What's to see in Plouescat?

Plouescat is a pretty village in Finistère (Brittany) along the North Coast, West and not far from St Pol de Leon and Roscoff.

Plouescat is famous for its most imposing monument situated in the centre in the square of the small town in front of the church.

The famous monument is called "Les Halles".

"Les Halles" is a beautiful medieval wood structure of more than 300 sqm.

It wasn't just a shelter for the market. It was the council hall, the market and the school.

It is amazing to think that all the life of the town was around this beautiful structure.

But Plouescat has more to offer.

The little harbour at Porsguen is beautiful, quiet and peaceful.

You have the best sights from the pier pointed with the huge boulders that make the coast so special in Brittany.

From there you can observe the fishermen quitely leaving the harbour or just watching for the birds crossing the sky.

Walking West along the coast from Porsguen, after having crossed the Plage of Porsmeur, in the Kernik Bay the sea hides the beautiful remains of L'allée couvert de Guinirvit.

L'allée couvert de Guinirvit is an old funerary monument of more than 5000 years ago.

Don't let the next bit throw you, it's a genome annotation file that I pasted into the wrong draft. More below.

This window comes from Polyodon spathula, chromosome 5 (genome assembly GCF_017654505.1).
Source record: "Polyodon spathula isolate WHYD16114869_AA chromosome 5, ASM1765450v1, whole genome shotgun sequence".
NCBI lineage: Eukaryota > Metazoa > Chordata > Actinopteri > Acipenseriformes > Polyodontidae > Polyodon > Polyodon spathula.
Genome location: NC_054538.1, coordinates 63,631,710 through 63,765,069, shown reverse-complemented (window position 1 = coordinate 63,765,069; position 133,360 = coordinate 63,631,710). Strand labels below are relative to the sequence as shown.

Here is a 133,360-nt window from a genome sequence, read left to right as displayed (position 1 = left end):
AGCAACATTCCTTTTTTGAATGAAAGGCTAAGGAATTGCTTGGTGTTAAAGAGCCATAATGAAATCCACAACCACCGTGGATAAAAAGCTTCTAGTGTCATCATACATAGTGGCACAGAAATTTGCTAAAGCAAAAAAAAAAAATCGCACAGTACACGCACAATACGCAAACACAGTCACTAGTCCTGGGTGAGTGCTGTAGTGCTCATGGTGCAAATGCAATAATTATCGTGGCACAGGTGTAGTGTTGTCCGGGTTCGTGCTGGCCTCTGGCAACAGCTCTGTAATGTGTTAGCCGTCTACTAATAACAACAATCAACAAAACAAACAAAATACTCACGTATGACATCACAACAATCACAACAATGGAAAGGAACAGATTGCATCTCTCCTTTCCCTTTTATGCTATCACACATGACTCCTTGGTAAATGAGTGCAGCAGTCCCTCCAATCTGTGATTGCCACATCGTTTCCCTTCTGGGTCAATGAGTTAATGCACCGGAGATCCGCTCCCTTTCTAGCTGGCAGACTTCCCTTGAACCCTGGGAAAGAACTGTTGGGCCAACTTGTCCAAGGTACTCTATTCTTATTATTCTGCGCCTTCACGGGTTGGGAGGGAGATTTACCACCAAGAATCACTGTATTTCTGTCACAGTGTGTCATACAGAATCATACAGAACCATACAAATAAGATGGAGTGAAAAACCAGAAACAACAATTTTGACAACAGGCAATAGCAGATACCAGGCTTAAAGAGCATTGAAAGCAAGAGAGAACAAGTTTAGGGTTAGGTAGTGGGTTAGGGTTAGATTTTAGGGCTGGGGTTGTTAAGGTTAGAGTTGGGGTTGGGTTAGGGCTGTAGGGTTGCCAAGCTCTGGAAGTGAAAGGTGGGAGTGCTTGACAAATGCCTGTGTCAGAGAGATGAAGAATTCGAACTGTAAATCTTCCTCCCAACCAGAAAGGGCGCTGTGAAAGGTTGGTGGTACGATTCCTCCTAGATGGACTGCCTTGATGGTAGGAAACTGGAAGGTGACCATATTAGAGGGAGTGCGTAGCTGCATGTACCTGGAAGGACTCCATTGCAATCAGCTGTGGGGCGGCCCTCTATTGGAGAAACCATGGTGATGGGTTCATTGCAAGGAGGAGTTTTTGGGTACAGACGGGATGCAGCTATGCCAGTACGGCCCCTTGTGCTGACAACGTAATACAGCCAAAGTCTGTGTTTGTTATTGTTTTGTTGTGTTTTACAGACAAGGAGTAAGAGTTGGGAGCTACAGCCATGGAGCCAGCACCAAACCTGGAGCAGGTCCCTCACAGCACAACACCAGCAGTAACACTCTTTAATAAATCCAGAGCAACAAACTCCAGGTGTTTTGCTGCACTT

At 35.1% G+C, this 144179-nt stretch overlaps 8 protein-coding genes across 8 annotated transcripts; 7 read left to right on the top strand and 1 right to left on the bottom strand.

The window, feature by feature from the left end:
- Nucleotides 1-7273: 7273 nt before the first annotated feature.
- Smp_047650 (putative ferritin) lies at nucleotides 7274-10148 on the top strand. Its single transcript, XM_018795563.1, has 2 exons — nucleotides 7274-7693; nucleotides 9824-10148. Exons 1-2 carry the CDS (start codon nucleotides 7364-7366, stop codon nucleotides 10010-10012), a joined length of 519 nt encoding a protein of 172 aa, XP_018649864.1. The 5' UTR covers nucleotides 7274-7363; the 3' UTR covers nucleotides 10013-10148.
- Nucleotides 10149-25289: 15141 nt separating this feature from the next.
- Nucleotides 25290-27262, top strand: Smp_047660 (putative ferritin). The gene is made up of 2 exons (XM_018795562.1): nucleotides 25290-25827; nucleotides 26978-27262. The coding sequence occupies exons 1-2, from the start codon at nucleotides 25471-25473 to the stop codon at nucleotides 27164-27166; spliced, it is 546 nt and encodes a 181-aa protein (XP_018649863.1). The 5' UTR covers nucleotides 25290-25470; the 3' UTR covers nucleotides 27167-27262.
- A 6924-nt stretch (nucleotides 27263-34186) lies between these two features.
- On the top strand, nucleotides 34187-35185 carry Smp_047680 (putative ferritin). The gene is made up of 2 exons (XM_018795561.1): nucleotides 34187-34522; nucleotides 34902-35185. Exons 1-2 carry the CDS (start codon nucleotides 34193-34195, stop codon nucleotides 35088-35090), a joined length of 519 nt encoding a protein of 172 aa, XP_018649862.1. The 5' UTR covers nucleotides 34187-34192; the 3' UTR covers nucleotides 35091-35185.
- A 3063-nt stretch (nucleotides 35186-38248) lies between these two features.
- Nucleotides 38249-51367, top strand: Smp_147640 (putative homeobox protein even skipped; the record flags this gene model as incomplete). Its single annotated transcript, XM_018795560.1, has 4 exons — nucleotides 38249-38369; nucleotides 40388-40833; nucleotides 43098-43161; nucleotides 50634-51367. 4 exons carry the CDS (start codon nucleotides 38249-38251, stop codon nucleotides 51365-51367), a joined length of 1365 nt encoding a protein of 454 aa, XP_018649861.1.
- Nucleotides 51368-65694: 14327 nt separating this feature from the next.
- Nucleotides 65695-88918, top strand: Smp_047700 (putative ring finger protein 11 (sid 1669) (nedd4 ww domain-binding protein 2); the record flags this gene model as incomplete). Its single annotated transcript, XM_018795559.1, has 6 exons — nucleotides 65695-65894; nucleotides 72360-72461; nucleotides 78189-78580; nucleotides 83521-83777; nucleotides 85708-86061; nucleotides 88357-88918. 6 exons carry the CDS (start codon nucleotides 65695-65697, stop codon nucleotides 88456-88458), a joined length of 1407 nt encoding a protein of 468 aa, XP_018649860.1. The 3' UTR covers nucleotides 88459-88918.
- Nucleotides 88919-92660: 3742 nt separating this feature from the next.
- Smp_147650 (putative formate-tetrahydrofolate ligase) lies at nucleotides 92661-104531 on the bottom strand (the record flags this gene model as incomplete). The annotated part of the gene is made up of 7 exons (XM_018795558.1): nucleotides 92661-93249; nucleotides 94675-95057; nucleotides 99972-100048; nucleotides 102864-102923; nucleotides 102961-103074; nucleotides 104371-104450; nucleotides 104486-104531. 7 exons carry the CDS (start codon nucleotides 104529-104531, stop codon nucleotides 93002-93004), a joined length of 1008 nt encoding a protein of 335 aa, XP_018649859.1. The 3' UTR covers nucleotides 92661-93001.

To see this impressive ruins you have to wait low tide and at low tide the bay is even more beautiful and scenic.

You don't have to walk much longer to enter in Keremma Beach (la Plage de Keremma) where you will certainly see many locals practising la Peche à Pied, the traditional collection of cockles in Brittany.

Or if you prefer you can drive just East of Plouescat and discover one more Dolmen in Brittany.

After having discovered the Menhir de la Pellionaie near Loudeac, we discover now the Menhir Cam Louis.

Not far from the Menhir it remains perfectly preserved one of the watch houses built around the coast to control the coast for enemy vessels or smugglers approaching.

The one at Lavillo is particularly interesting for the way is hidden in the rocks so not to be spotted by the sea.

Looking to the watch house and the wild beach is easy to go back in time and imagine what the sentinels should have felt when patrolling the coast in a dark stormy night, away from everything, lonely and isolated. 

We hope you enjoy these photos and you find them inspiring as we found them.

This post has been made thanks to Françoise and Hervé Caroff from Plouescat. 

Read more posts on our page Visit France.

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